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Join the WWF Conservation Champion wine farms in celebrating International Biodiversity Day

25 May 2021  -  Shelly Fuller

Picture a weekend sipping on some wine, warmed by the fire, tucking into a farm fresh meal and delighting in the breath-taking views offered by the Cape winelands. But this is no ordinary experience, it is one that is truly immersive in nature, and supportive of nature.

Your choice of wine farm could be a WWF Conservation Champion, an environmental leader committed to regenerative farming practices, conserving natural systems and biodiversity on their land. Whether it’s wildlife, or tantalising eats that tickle your fancy, there are many ways to connect and be inspired, through your love for wine and nature!

The term biodiversity means the variety of species and here in the Cape Winelands, we are blessed with an abundance of biodiversity. The Cape Floral Kingdom is home to some 9,000 plant species, 70% of which occur nowhere else on earth! These habitats are worth saving because they provide the necessary “services” that farming needs in order to feed us all: healthy soils, enough clean water, fresh air, and a critical function of climate regulation.

This year, the theme for International Biodiversity Day is “we are all part of the solution” and that is exactly what the Conservation Champions believe. Their commitment to nature goes above the industry standards set by the environmental certification scheme – Integrated Production of Wine (IPW). These farms are achieving distinction in their IPW audits and are also showing environmental leadership in their commitments to nature conservation, water wise practices and shifting to renewable energy solutions.

WWF supports these farms by co-developing environmental management plans, setting targets and helping them to prioritise actions to address their most pressing environmental risks. Using  collective networks to raise awareness amongst consumers about the Conservation Champions is also critical so that with every purchase, these farms can be supported for their environment commitments.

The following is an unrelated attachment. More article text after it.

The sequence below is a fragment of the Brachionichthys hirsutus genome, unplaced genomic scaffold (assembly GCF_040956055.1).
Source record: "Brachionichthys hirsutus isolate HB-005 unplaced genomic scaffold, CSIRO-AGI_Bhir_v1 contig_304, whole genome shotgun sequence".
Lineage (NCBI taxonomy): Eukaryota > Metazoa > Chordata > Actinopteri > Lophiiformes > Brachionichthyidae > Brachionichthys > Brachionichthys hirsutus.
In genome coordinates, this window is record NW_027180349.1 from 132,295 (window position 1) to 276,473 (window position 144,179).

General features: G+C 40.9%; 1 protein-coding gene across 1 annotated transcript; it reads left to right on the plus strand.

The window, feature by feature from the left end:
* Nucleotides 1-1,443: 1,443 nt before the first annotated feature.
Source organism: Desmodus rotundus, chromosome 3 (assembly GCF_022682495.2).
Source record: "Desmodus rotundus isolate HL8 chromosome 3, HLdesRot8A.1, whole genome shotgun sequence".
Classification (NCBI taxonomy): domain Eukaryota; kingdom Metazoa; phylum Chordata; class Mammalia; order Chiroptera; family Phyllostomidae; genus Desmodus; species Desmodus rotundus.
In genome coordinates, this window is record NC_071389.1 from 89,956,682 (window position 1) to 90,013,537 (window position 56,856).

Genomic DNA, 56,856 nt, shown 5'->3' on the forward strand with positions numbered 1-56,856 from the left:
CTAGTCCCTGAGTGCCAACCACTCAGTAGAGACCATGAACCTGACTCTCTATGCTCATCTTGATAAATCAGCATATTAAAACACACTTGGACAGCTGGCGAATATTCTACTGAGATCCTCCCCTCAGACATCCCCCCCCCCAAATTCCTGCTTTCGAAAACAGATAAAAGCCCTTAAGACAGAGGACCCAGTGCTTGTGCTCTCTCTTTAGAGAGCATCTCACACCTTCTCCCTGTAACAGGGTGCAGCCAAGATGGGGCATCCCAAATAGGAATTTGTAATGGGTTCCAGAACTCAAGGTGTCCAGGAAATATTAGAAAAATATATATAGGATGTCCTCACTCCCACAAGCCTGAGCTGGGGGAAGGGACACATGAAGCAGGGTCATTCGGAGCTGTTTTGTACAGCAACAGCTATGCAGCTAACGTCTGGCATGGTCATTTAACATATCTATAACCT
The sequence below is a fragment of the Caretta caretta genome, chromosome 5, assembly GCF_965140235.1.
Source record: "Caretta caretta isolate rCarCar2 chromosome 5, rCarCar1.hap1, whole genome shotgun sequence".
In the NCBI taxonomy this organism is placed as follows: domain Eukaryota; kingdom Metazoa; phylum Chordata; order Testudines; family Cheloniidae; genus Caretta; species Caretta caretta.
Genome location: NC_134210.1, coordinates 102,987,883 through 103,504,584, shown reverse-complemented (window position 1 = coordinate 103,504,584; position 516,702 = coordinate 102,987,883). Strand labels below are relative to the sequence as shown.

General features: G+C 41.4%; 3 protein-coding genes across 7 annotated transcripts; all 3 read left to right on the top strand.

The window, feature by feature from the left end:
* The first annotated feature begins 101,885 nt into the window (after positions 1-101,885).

The Conservation Champion wine farms are able to use the distinctive sugarbird logo on their wines to guide environmentally concerned consumers in their purchases. If this is you, look out for it, or better yet, download the Champion Wine Guide App and find out what fabulous on-farm experiences are in store for you next time you are visiting the area. 

Did you know?

The Cape Sugarbird and protea that form the emblem of the Conservation Champions symbolize the interdependence of farming and nature. Both the sugarbird and the protea make the Cape their home – the sugarbird is one of the main pollinators of the sugarbush protea so if the habitat for the sugarbush is threatened, so is the survival for the sugarbird. In the same way, if the biodiversity within nature is threatened by unsustainable farming practices and the expansion of human developments, then the land will no longer be able to provide us with the nutritious food we need for our survival. Wine is of course not a human necessity but as part of the agricultural and tourism value chain, the wine tourism industry is a significant revenue generator for the South African economy – contributing approximately R7,2 billion to GDP in 2019.*That was in the good times, pre COVID-19 prohibitions – let’s support these farms by visiting them, eating in their restaurants, purchasing their wine and bringing that revue back up again. That way you can be part of the solution too!

* This includes the direct expenditure of a visitor at the wine farm, indirect expenditure of goods bought by wineries from other local businesses to deliver the tourism service (restaurants) as well as the induced expenditure at shops. 

Diversity of Wildlife